This marks a significant landmark in India’s economic history, whose story over the last 150 years can be split into three parts: a period of divergence, of relative stagnation and a period of convergence with respect to the economy of the UK. Divergence begins with the UK’s industrial revolution in the 18th century to India’s independence in 1947 when the UK’s growth significantly outpaced India’s. The period of stagnation extended from 1947 to 1991 where both India and the UK grew at roughly the same rate. This was despite India being independent, and was predominantly due to India’s misinformed choice of pursuing a closed, centrally planned, socialist economy. Convergence began in 1991, when India finally implemented market reforms, and continues to this day. During this period India has experienced much faster economic growth than the UK and has finally in 2016 overtaken it in absolute terms, although is still less than one-fifth that of the UK in per capita terms.

History teaches us that milestones are important, that they can help clarify and bring to light underlying long-term trends, as well as encourage people to shed their biases. Japan’s victory over Russia in 1905 is an illustrative example: The event helped break the conception of the inability of the East to militarily defeat a western power and also highlighted the economic rise of Japan that had gradually taken place over the second half of the 19th century. India’s overtaking of the UK’s GDP in 2016 could serve as a similar moment.

Categories
Financial Advisors Uncategorized

India’s Economy Surpasses That Of Great Britain

Mr. Shah is a Schwarzman Scholar at Tsinghua University specializing in economics and a former McKinsey consultant.

As Theresa May returned home from her unsuccessful visit to India, she would bear witness to another relegation for the UK: India’s economy will be larger than the UK’s, for the first time in more than 100 years. This dramatic shift has been driven by India’s rapid economic growth over the past 25 years as well as Britain’s recent woes, particularly with the Brexit. Once expected to overtake the UK GDP in 2020, the surpasso has been accelerated by the nearly 20% decline in the value of the pound over the last 12 months, consequently UK’s 2016 GDP of GBP 1.87 trillion converts to $2.29 trillion at exchange rate of ~GBP 0.81 per $1, whereas India’s GDP of INR 153 trillion converts to $2.30 trillion at exchange rate of ~INR 66.6 per $1. Furthermore, this gap is expected to widen as India grows at 6 to 8% p.a. compared to UK’s growth of 1 to 2% p.a. until 2020, and likely beyond. Even if the currencies fluctuate that modify these figures to rough equality, the verdict is clear that India’s economy has surpassed that of the UK based on future growth prospects.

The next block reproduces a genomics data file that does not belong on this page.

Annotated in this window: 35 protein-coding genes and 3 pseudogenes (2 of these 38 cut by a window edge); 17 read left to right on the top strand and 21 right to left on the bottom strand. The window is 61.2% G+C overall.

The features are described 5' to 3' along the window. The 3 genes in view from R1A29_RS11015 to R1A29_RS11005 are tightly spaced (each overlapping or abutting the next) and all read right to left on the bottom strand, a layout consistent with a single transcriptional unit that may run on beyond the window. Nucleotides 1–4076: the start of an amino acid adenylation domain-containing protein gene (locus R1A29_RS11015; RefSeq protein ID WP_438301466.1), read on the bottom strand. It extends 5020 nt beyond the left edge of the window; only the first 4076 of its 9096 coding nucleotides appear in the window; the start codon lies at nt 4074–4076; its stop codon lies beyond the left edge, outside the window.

This marks a significant landmark in India’s economic history, whose story over the last 150 years can be split into three parts: a period of divergence, of relative stagnation and a period of convergence with respect to the economy of the UK. Divergence begins with the UK’s industrial revolution in the 18th century to India’s independence in 1947 when the UK’s growth significantly outpaced India’s. The period of stagnation extended from 1947 to 1991 where both India and the UK grew at roughly the same rate. This was despite India being independent, and was predominantly due to India’s misinformed choice of pursuing a closed, centrally planned, socialist economy. Convergence began in 1991, when India finally implemented market reforms, and continues to this day. During this period India has experienced much faster economic growth than the UK and has finally in 2016 overtaken it in absolute terms, although is still less than one-fifth that of the UK in per capita terms.